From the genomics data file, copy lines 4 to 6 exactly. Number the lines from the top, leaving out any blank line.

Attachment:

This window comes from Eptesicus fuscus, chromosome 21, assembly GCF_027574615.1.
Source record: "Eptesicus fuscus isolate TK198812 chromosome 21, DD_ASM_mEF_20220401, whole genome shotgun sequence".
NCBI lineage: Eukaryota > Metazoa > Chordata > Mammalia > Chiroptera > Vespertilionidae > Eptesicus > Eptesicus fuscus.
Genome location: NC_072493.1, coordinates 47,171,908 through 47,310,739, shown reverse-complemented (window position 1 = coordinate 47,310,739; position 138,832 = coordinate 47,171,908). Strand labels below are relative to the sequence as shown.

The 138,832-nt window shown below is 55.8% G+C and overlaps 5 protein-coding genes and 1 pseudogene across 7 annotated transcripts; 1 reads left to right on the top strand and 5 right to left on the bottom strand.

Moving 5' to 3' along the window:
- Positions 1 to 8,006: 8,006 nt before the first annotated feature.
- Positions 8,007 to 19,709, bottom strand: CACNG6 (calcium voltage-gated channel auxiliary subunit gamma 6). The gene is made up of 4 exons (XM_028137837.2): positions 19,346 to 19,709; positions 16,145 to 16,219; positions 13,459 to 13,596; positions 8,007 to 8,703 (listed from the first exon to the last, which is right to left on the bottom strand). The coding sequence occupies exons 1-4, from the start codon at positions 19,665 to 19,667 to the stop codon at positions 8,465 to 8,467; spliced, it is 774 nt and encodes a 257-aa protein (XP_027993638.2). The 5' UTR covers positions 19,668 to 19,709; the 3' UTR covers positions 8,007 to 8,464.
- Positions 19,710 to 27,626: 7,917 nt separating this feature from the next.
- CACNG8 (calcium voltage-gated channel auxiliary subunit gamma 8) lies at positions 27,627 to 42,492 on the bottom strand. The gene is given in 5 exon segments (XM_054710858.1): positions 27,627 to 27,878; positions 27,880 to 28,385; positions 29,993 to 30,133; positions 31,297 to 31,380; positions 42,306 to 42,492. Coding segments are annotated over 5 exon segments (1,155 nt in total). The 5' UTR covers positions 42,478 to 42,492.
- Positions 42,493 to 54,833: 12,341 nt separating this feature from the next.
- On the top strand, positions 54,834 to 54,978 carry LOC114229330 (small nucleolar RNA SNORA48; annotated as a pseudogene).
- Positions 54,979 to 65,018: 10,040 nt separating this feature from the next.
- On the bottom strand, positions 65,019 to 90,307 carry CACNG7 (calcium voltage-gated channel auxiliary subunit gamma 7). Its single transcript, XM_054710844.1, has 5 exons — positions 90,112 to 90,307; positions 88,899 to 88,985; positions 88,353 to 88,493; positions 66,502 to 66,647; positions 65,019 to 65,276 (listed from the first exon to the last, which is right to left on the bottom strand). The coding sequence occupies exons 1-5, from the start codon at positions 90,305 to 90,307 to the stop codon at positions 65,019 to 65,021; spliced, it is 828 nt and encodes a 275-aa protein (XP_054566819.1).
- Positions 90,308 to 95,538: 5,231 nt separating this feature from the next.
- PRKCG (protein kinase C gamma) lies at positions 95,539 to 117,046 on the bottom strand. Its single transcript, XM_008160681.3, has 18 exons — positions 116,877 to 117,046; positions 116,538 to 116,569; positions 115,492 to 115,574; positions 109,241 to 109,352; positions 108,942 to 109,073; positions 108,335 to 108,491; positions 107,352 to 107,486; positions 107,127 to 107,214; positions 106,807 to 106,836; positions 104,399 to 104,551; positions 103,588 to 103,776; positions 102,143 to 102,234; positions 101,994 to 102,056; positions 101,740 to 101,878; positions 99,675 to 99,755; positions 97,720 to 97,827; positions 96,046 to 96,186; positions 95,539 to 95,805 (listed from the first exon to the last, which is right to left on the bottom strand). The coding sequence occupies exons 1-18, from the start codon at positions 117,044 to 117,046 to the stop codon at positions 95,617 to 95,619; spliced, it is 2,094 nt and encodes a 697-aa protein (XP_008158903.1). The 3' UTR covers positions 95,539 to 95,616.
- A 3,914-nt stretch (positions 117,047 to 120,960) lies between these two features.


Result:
Genome location: NC_072493.1, coordinates 47,171,908 through 47,310,739, shown reverse-complemented (window position 1 = coordinate 47,310,739; position 138,832 = coordinate 47,171,908). Strand labels below are relative to the sequence as shown.

The 138,832-nt window shown below is 55.8% G+C and overlaps 5 protein-coding genes and 1 pseudogene across 7 annotated transcripts; 1 reads left to right on the top strand and 5 right to left on the bottom strand.

Moving 5' to 3' along the window: